This blog has been co-authored with Dr. Patti Brennan (Director, National Library of Medicine); Dr. Nina Schor (NIH Deputy Director for Intramural Research); Dr. Susan Gregurick (NIH Associate Director for Data Science); and Dr. Lyric Jorgenson (Acting NIH Associate Director for Science Policy). Originally posted on the Under the Poliscope blog.
It is only February, but this has already been a busy year with respect to open science. First off, the NIH Policy for Data Management and Sharing (DMS Policy) became effective January 25, 2023! As you most likely know by now, the DMS Policy requires NIH-supported researchers to prospectively plan for how scientific data will be preserved and shared. We know that sharing scientific data accelerates biomedical research discovery, leads to cures, and supports transparency, so we see this as a huge step forward for open science.
Implementation of the DMS Policy has been a big undertaking over the last few years, and we are grateful to our colleagues throughout the scientific enterprise for your continued engagement. Your feedback has resulted in providing valuable resources to support the community at sharing.nih.gov, including Frequently Asked Questions and other guidance. We also want to acknowledge our NIH colleagues who worked across the agency to seamlessly ensure that WE were ready to meet this important moment.
Open science is a priority at NIH and across the U.S. Federal Government. Earlier this year, the White House Office of Science and Technology Policy (OSTP) declared 2023 to be the Year of Open Science. This OSTP announcement included details on actions being taken across the Federal Government to advance national open science policy, provide access to the results of taxpayer-supported research, accelerate discovery and innovation, promote public trust, and drive more equitable outcomes. Keen observers on this topic will also remember that OSTP issued guidance in August 2022 on Ensuring Free, Immediate, and Equitable Access to Federally Funded Research, asking agencies to accelerate access to data and publications.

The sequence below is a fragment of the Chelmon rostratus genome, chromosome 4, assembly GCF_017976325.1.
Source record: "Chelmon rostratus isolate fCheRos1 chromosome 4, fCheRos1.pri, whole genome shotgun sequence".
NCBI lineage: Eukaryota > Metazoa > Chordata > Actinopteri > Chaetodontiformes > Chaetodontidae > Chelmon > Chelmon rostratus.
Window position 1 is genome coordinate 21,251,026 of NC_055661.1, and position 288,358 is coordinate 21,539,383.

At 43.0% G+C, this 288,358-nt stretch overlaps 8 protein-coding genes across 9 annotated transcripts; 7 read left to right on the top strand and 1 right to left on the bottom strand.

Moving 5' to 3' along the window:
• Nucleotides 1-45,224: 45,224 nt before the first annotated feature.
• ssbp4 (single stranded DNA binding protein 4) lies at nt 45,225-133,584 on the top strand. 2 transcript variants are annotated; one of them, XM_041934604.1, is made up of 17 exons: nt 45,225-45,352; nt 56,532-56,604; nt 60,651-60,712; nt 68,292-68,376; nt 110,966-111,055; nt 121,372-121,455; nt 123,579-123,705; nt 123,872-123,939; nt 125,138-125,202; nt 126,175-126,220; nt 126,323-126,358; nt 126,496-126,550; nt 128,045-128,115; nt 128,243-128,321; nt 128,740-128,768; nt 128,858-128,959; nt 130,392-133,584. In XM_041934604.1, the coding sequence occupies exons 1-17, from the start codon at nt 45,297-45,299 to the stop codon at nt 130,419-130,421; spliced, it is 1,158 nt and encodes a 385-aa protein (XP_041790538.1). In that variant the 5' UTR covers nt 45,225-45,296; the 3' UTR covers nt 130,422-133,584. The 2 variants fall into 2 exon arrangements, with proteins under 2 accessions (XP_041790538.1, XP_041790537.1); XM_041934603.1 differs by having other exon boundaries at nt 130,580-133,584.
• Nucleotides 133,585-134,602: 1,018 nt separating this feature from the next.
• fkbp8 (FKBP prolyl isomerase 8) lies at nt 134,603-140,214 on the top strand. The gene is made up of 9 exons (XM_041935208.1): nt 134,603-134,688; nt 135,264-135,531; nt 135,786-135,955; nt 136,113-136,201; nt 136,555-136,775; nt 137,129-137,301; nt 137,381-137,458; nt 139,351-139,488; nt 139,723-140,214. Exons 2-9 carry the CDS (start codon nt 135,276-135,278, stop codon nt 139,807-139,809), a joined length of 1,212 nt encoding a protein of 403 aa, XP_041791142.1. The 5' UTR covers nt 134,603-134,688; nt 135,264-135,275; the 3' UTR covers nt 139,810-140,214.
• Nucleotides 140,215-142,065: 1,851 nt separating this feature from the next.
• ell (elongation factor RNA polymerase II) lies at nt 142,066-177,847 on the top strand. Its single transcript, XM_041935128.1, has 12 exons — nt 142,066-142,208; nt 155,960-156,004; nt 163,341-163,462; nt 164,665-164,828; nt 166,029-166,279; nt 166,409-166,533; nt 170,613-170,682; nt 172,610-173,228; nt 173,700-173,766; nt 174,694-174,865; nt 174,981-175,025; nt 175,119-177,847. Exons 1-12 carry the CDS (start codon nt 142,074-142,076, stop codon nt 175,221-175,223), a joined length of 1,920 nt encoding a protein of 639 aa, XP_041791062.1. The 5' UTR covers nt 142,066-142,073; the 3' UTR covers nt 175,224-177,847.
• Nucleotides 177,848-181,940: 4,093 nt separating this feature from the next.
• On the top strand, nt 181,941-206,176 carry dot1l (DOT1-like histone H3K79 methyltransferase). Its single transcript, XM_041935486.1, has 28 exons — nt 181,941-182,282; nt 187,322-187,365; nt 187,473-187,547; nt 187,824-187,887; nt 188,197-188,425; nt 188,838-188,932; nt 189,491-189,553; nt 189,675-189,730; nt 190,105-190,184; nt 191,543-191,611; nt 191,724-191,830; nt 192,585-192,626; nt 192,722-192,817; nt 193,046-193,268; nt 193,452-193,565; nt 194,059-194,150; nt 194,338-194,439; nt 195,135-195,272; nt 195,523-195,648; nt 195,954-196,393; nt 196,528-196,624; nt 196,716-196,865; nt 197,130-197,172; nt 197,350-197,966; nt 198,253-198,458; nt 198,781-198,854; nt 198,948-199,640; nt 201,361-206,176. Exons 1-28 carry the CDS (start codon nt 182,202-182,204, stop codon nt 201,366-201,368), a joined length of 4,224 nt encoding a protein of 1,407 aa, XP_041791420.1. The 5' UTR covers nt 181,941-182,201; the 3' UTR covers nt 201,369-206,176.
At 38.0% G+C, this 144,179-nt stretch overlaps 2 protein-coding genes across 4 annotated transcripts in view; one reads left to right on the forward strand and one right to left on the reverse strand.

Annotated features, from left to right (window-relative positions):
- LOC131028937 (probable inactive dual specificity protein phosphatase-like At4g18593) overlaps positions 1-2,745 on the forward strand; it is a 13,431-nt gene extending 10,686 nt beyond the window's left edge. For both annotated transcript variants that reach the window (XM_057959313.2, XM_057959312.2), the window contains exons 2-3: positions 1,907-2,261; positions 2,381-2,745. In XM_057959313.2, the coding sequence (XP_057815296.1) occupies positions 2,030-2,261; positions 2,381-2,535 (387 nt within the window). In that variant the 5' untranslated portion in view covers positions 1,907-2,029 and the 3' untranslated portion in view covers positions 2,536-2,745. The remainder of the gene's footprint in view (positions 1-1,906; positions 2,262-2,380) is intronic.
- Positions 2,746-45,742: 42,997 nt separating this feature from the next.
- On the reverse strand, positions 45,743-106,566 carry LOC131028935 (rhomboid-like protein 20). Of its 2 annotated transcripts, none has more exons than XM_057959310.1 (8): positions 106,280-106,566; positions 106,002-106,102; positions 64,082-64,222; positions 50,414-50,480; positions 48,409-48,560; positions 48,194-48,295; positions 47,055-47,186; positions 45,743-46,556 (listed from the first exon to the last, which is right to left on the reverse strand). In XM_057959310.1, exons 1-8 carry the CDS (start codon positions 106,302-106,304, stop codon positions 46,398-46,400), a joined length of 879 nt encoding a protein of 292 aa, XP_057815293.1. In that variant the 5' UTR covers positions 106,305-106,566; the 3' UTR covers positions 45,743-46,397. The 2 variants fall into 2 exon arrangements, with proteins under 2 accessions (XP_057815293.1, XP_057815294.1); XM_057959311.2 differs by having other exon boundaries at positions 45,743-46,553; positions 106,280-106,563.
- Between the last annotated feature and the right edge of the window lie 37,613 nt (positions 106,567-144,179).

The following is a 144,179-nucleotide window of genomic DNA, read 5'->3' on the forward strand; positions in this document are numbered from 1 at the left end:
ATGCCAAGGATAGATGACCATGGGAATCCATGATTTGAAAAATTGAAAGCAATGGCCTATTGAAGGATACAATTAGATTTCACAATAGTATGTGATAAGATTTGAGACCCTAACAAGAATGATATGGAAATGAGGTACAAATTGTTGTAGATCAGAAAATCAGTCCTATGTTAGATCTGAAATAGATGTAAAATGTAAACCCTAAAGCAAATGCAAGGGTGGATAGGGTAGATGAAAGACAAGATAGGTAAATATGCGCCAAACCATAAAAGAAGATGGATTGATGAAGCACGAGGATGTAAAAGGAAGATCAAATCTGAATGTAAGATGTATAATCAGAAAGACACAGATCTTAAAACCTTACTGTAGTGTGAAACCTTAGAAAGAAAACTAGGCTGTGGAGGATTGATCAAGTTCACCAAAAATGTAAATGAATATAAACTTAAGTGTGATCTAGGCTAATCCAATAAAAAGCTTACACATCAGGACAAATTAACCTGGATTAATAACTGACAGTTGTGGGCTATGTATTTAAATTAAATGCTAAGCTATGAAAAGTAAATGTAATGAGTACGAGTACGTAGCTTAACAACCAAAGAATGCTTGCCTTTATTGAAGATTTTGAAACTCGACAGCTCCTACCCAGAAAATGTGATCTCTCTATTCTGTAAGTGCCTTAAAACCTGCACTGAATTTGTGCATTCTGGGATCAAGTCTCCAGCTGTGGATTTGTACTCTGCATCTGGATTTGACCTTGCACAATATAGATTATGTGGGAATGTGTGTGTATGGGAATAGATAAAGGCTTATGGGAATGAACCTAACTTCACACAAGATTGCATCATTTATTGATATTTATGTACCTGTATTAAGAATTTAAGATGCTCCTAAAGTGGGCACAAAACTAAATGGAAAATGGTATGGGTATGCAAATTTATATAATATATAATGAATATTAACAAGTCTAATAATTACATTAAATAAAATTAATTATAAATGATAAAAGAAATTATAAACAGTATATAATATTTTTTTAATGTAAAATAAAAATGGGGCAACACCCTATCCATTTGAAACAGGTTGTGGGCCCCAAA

Today, we are pleased to announce that the “NIH Plan to Enhance Public Access to the Results of NIH-Supported Research” (NIH’s Public Access Plan) is now available for public review and comment. We are issuing this Plan in response to the OSTP memo and also because it is consistent with NIH’s longstanding commitment to open science. This Plan builds upon the strong foundation of the NIH Public Access Policy which, since 2008, has made over 1.4 million articles describing NIH-supported research available to the public through PubMed Central. As you will see, the Plan builds on what we currently do, and we expect to maintain many current practices. But importantly, we ultimately plan to institute a zero-embargo period on publications so that research results are freely available to the public without delay.
It is important to keep in mind that this Plan is not a proposed policy, but a roadmap of steps NIH will take to enhance access to research products. Any future updates to the NIH Public Access Policy will, in turn, be released as a draft for public comment. Also, to loop back to the DMS Policy—we expect that the DMS Policy will meet all expectations related to data sharing in the OSTP memo.
The NIH Public Access Plan also provides preliminary considerations on the issue of metadata and persistent identifiers, as described in the OSTP memo. Persistent identifiers contribute to the findability of research products (publications, data, software, etc.) and ensure that appropriate credit for use of those products is maintained. This is another area where public input is needed to inform NIH’s future plans. We will ensure that there will be lots of opportunities to engage on this topic and others over the next months and years.
We also want to take a moment to let you know how the Intramural Research Program at NIH is doing its part to ensure that the research NIH conducts meets the expectations of open science and data sharing. All scientists at NIH must submit and have an approved data management and sharing plan for all research studies. Studies involving human participants must have an approved data management and sharing plan in place as a prerequisite for Institutional Review Board review. Additionally, annual reports of studies must indicate how the investigators have complied with their approved plans.
So far 2023 has been a productive beginning to what is shaping up to be a great year for open science. NIH is fully committed to realizing the expectations of the Biden Administration when it comes to open science. We encourage anyone with an interest in this space to review the NIH Public Access Plan and provide feedback.
Comments on the NIH Public Access Plan will be accepted until 11:59 PM on April 24, 2023. Comments can be submitted via our online portal at: https://osp.od.nih.gov/nih-plan-to-enhance-public-access-to-the-results-of-nih-supported-research/